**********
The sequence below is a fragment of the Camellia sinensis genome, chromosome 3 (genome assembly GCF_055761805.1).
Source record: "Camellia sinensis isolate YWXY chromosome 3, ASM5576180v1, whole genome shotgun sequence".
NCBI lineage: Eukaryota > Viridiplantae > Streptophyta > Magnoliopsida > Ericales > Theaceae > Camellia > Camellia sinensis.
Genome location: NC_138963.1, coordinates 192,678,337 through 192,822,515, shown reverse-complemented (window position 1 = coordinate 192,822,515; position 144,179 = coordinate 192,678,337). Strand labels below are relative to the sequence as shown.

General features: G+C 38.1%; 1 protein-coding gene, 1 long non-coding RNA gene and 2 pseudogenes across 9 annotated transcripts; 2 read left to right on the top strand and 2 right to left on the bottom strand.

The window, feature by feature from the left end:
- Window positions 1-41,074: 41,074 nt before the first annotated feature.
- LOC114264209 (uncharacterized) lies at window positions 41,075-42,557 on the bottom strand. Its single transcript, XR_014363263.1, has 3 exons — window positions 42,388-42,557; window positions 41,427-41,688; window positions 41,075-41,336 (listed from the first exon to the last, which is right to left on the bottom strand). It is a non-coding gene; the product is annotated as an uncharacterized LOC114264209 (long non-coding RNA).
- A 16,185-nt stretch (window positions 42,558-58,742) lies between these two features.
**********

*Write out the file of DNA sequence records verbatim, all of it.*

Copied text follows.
The sequence below is a fragment of the Camellia sinensis genome, chromosome 3 (genome assembly GCF_055761805.1).
Source record: "Camellia sinensis isolate YWXY chromosome 3, ASM5576180v1, whole genome shotgun sequence".
NCBI lineage: Eukaryota > Viridiplantae > Streptophyta > Magnoliopsida > Ericales > Theaceae > Camellia > Camellia sinensis.
Genome location: NC_138963.1, coordinates 192,678,337 through 192,822,515, shown reverse-complemented (window position 1 = coordinate 192,822,515; position 144,179 = coordinate 192,678,337). Strand labels below are relative to the sequence as shown.

General features: G+C 38.1%; 1 protein-coding gene, 1 long non-coding RNA gene and 2 pseudogenes across 9 annotated transcripts; 2 read left to right on the top strand and 2 right to left on the bottom strand.

The window, feature by feature from the left end:
- Window positions 1-41,074: 41,074 nt before the first annotated feature.
- LOC114264209 (uncharacterized) lies at window positions 41,075-42,557 on the bottom strand. Its single transcript, XR_014363263.1, has 3 exons — window positions 42,388-42,557; window positions 41,427-41,688; window positions 41,075-41,336 (listed from the first exon to the last, which is right to left on the bottom strand). It is a non-coding gene; the product is annotated as an uncharacterized LOC114264209 (long non-coding RNA).
- A 16,185-nt stretch (window positions 42,558-58,742) lies between these two features.